The Astounding Photos that Made America Fall in Love with Science

Fritz Goro was one of the most important science photographers of all time, capturing the huge scientific advances after World War II, and the start of the Space Race. And now Life Magazine has a breathtaking gallery of Goro's most unforgettable images, which show us the cutting-edge science of the 1950s and 1960s. They're beautiful, but they also illuminate the world we live in today.

Here are a selection of a few of our favorite images from Life's Fritz Goro gallery. (That top image is inventor Allyn Hazard testing his "moon suit mock-up" in a lava crater in the Mojave Desert — the suit carried oxygen and food.) Check out the rest over at Life Magazine. [via Boing Boing]

The Astounding Photos that Made America Fall in Love with Science

Laser light being projected into the eye of a rabbit, making it look totally eeeevil.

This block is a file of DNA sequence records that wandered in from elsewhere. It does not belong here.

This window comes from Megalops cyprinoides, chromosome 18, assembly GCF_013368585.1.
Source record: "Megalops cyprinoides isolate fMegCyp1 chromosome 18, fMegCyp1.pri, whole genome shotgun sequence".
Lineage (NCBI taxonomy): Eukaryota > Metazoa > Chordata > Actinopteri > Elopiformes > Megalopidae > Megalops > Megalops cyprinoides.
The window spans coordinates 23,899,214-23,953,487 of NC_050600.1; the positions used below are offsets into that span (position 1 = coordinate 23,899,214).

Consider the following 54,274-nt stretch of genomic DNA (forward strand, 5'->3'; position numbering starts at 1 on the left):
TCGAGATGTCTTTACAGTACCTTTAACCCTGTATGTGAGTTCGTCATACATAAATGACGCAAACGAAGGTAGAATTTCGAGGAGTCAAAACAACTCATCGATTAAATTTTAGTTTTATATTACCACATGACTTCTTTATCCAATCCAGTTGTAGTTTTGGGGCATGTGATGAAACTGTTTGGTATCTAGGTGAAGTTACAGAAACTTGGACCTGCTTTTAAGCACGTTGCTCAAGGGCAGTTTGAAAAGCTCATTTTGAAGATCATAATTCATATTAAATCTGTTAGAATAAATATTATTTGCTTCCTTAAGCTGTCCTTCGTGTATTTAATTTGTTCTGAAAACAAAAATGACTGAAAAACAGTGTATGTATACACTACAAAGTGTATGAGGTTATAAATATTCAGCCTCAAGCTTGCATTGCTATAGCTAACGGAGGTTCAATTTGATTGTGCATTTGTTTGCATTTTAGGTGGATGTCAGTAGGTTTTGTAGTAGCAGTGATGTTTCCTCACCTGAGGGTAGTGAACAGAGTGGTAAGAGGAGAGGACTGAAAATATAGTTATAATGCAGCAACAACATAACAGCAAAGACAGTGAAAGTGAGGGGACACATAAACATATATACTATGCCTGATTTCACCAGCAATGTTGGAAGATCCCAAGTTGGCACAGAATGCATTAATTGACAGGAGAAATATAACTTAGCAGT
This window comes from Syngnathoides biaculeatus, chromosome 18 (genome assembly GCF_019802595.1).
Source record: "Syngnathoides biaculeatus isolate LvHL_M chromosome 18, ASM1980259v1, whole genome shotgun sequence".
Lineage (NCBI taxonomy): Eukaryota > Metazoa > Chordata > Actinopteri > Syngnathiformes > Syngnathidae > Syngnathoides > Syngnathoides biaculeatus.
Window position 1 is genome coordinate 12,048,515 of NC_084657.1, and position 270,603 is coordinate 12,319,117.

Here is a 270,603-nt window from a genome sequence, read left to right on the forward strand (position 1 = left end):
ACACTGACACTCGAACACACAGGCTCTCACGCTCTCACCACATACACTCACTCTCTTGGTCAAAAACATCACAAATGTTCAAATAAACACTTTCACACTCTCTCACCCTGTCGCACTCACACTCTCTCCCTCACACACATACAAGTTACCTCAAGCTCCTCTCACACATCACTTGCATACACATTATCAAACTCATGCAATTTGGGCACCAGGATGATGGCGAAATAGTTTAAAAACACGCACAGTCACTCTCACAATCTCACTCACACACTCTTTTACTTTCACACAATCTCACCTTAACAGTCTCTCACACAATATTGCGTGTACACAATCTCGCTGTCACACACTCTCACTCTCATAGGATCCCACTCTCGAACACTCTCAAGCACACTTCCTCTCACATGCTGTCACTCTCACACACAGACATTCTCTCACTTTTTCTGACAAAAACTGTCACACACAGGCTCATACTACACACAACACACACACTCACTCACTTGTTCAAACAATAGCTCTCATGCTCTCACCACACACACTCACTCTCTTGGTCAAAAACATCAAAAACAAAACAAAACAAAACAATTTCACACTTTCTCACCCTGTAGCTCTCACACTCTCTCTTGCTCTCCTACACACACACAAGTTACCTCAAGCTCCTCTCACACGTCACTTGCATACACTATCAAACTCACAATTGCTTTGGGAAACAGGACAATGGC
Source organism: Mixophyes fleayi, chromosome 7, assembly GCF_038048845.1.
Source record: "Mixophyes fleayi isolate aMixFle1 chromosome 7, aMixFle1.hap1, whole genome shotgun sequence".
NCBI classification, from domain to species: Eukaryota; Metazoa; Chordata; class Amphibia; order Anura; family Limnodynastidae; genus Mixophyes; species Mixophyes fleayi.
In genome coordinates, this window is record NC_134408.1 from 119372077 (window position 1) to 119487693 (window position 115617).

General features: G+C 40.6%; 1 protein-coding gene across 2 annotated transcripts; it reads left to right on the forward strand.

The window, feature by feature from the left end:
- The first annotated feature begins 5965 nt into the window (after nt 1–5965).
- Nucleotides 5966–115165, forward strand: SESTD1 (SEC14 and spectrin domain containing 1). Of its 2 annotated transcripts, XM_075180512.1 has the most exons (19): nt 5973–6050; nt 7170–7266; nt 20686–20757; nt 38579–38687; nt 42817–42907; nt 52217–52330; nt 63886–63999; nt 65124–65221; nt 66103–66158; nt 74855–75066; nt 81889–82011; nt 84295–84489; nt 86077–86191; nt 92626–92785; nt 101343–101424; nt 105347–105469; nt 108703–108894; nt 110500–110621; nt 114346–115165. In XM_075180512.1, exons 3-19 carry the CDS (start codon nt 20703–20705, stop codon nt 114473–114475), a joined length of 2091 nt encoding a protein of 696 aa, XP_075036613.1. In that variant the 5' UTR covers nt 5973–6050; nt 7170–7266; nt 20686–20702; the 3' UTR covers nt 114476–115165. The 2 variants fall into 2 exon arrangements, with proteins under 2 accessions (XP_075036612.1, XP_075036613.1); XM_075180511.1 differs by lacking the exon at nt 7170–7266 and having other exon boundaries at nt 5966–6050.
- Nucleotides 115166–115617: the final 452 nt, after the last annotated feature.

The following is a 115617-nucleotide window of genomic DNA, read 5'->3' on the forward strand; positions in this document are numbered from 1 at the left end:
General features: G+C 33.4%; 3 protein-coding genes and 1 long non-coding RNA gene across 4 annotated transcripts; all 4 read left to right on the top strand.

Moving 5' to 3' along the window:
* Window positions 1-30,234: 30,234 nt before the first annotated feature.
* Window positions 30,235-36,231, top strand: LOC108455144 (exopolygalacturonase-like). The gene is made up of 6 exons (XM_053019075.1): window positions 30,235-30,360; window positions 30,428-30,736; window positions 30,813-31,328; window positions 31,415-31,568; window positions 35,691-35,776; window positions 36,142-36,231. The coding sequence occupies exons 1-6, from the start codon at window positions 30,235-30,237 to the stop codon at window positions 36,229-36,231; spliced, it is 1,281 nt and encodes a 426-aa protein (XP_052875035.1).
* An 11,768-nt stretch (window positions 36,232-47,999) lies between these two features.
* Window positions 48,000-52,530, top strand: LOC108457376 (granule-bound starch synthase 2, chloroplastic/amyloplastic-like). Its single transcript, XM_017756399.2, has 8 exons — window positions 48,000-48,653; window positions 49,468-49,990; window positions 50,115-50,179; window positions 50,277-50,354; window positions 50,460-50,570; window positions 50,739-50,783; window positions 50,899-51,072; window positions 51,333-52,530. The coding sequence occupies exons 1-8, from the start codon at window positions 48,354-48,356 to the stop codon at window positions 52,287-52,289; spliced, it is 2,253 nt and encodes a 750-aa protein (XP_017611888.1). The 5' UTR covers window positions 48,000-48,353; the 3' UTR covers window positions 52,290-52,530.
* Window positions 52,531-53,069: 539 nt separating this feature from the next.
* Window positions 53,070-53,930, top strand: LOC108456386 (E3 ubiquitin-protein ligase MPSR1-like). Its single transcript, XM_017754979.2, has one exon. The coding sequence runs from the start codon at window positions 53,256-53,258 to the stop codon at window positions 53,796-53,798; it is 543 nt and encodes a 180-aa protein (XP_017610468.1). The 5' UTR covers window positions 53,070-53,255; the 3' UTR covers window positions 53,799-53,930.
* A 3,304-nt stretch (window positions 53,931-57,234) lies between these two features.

The Astounding Photos that Made America Fall in Love with Science

Tiny opossums, at various stages of growth, being kept alive in a device designed to simulate a mother's pouch, to learn about fetal development.

The Astounding Photos that Made America Fall in Love with Science

A representation of a segment of DNA molecule, in 1963

The Astounding Photos that Made America Fall in Love with Science

hologram created by Juris Upatnieks is projected on screens, while a laser passes through them in 1966.

The Astounding Photos that Made America Fall in Love with Science

A plastic skeleton showing the areas most likely to be affected by radioactive fallout.

The Astounding Photos that Made America Fall in Love with Science

Sparks caused by a laser beam focused on a razor blade, in an experiment at Trion Instruments in Ann Arbor, Michigan.

The Astounding Photos that Made America Fall in Love with Science

The first demonstration of a new invention called "fiber optics."

The Astounding Photos that Made America Fall in Love with Science

A handful of tiny electrical parts in 1960. According to a Life Magazine story, "the inside of a TV set may in a decade or two be wonderfully simplified — no tangle of wires and tubes, just two or three chips of crystal engraved and etched like jewelry."